Gravitational Radiation, Inspiraling Binaries, and Cosmology
Abstract
We show how to measure cosmological parameters using observations of inspiraling binary neutron star or black hole systems in one or more gravitational wave detectors. To illustrate, we focus on the case of fixed mass binary systems observed in a single Laser Interferometer Gravitationalwave Observatory (LIGO)like detector. Using realistic detector noise estimates, we characterize the rate of detections as a function of a threshold signaltonoise ratio $\rho_0$, the Hubble constant $H_0$, and the binary ``chirp'' mass. For $\rho_0 = 8$, $H_0 = 100$ km/s/Mpc, and $1.4 \msun$ neutron star binaries, the sample has a median redshift of $0.22$. Under the same assumptions but independent of $H_0$, a conservative rate density of coalescing binaries ($8\times10^{8}\,{\rm yr}^{1}\,{\rm Mpc}^{3}$) implies LIGO will observe $\sim 50\,{\rm yr}^{1}$ binary inspiral events. The precision with which $H_0$ and the deceleration parameter $q_0$ may be determined depends on the number of observed inspirals. For fixed mass binary systems, $\sim 100$ observations with $\rho_0 = 10$ in the LIGO detector will give $H_0$ to 10\% in an EinsteinDeSitter cosmology, and 3000 will give $q_0$ to 20\%. For the conservative rate density of coalescing binaries, 100 detections with $\rho_0 = 10$ will require about 4~yrs.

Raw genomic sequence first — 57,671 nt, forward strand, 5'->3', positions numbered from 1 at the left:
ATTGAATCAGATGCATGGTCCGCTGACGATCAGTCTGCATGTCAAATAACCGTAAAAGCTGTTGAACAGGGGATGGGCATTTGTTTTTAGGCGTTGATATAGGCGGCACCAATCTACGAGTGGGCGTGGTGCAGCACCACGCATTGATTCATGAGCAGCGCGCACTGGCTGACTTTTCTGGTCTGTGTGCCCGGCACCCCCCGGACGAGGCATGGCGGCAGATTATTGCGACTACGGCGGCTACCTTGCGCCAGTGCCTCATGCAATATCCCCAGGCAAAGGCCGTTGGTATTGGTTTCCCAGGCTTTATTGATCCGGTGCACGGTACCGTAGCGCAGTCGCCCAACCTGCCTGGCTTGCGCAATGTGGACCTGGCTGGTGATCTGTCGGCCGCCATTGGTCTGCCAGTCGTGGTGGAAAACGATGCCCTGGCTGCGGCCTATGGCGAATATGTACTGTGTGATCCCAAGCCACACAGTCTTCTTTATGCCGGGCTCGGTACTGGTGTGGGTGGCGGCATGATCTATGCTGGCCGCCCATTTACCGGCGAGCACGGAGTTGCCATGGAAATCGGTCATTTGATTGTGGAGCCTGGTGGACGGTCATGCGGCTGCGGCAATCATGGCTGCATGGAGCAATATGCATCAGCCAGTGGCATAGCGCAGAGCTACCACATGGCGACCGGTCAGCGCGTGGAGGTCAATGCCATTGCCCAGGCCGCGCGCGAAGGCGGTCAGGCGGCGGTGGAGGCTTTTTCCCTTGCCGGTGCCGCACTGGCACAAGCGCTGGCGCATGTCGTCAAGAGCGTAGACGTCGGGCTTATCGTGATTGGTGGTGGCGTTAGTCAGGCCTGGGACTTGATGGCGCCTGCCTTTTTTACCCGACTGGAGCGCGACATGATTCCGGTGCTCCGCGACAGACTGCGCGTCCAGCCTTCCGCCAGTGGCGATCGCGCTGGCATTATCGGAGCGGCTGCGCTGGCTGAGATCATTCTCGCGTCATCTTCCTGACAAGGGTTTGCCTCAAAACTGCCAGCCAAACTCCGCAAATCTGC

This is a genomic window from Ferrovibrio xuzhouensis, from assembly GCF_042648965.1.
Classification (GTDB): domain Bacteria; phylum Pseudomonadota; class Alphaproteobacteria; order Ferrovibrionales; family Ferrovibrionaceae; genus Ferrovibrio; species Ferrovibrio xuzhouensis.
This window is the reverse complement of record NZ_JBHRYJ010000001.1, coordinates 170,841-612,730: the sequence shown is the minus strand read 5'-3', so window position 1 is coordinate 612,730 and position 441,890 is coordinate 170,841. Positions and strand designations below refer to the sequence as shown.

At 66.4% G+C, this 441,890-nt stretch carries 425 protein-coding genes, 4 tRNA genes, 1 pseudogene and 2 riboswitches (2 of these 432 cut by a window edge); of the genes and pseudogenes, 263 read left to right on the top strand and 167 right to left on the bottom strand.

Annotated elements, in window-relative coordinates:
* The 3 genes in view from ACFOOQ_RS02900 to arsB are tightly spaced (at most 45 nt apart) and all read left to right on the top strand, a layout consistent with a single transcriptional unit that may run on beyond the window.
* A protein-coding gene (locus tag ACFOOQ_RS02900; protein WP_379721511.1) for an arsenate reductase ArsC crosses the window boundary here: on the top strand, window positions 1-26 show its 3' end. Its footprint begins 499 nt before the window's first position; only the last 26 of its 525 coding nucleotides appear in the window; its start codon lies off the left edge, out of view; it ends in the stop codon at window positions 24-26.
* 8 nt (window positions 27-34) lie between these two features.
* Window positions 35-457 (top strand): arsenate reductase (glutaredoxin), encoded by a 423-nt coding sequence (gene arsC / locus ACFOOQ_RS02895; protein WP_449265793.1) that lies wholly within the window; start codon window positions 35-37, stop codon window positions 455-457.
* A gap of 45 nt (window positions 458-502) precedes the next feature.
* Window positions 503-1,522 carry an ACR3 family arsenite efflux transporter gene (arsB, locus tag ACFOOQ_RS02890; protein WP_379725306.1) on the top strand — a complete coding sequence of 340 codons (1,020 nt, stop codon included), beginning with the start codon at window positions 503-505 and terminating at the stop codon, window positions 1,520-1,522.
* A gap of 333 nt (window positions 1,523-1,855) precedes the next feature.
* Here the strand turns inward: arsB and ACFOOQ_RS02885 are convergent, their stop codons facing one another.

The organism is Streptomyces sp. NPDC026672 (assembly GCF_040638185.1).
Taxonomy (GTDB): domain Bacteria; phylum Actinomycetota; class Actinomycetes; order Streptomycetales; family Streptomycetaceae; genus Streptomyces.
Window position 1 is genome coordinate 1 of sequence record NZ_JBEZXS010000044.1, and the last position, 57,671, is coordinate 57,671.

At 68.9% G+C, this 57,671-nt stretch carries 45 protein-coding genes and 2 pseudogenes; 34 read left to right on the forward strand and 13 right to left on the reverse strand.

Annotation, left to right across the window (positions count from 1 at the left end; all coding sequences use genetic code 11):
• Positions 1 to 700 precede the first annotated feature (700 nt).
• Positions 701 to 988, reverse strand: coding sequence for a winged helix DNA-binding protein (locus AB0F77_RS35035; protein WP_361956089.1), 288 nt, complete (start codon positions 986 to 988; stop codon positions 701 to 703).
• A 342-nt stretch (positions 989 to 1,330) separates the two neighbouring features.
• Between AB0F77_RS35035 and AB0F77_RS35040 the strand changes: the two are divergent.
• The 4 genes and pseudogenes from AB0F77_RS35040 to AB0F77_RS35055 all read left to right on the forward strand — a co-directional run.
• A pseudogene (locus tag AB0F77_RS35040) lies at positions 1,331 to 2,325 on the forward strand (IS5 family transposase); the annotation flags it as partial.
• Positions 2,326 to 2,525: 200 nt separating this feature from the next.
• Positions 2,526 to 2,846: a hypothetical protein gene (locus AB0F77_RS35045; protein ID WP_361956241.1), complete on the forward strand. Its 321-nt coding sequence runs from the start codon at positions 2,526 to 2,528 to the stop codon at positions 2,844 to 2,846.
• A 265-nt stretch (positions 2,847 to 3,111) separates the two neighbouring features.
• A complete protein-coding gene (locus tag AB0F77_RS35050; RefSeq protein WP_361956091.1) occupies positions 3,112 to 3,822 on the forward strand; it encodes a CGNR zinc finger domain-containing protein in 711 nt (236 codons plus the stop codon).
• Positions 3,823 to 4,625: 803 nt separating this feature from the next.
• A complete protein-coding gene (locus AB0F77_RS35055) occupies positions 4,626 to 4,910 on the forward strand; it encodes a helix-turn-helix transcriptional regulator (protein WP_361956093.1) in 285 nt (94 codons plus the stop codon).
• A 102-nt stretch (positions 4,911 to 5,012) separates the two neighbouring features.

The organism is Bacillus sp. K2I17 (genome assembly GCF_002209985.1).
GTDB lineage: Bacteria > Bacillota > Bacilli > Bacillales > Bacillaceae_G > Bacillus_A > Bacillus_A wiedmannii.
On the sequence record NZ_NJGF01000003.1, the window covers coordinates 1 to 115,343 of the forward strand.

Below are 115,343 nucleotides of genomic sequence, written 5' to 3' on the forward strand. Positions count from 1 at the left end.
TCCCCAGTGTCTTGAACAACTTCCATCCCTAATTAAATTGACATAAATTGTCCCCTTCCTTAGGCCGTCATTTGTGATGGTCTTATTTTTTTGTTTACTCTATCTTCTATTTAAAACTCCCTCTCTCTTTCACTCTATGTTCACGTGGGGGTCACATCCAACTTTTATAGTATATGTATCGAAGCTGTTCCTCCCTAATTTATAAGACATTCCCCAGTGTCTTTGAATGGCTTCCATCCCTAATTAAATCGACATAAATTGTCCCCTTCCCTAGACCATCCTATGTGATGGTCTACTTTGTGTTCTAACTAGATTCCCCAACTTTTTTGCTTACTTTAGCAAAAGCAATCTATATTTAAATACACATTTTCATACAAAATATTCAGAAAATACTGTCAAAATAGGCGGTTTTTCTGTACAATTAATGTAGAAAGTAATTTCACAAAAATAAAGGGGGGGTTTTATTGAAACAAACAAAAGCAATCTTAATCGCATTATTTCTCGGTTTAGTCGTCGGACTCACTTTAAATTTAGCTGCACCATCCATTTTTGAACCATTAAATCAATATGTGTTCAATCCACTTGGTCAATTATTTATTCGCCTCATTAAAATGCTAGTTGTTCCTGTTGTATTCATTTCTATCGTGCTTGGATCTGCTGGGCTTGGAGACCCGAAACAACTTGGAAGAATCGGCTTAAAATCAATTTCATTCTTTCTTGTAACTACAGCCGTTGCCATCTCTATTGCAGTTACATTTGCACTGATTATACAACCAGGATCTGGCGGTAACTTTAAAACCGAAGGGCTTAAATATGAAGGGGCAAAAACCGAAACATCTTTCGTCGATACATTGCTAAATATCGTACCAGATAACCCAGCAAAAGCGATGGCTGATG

Publication:

The Astrophysical Journal
 Pub Date:
 July 1993
 DOI:
 10.1086/186898
 arXiv:
 arXiv:grqc/9304020
 Bibcode:
 1993ApJ...411L...5C
 Keywords:

 Binary Stars;
 Cosmology;
 Gravitational Effects;
 Neutron Stars;
 Computational Astrophysics;
 Maximum Likelihood Estimates;
 Red Shift;
 Stellar Orbits;
 Astrophysics;
 COSMOLOGY: DISTANCE SCALE;
 COSMOLOGY: THEORY;
 GRAVITATION;
 METHODS: STATISTICAL;
 STARS: BINARIES: CLOSE;
 General Relativity and Quantum Cosmology;
 Astrophysics
 EPrint:
 13 pages (plus 1 figure), LaTeX/aasms, NUGR4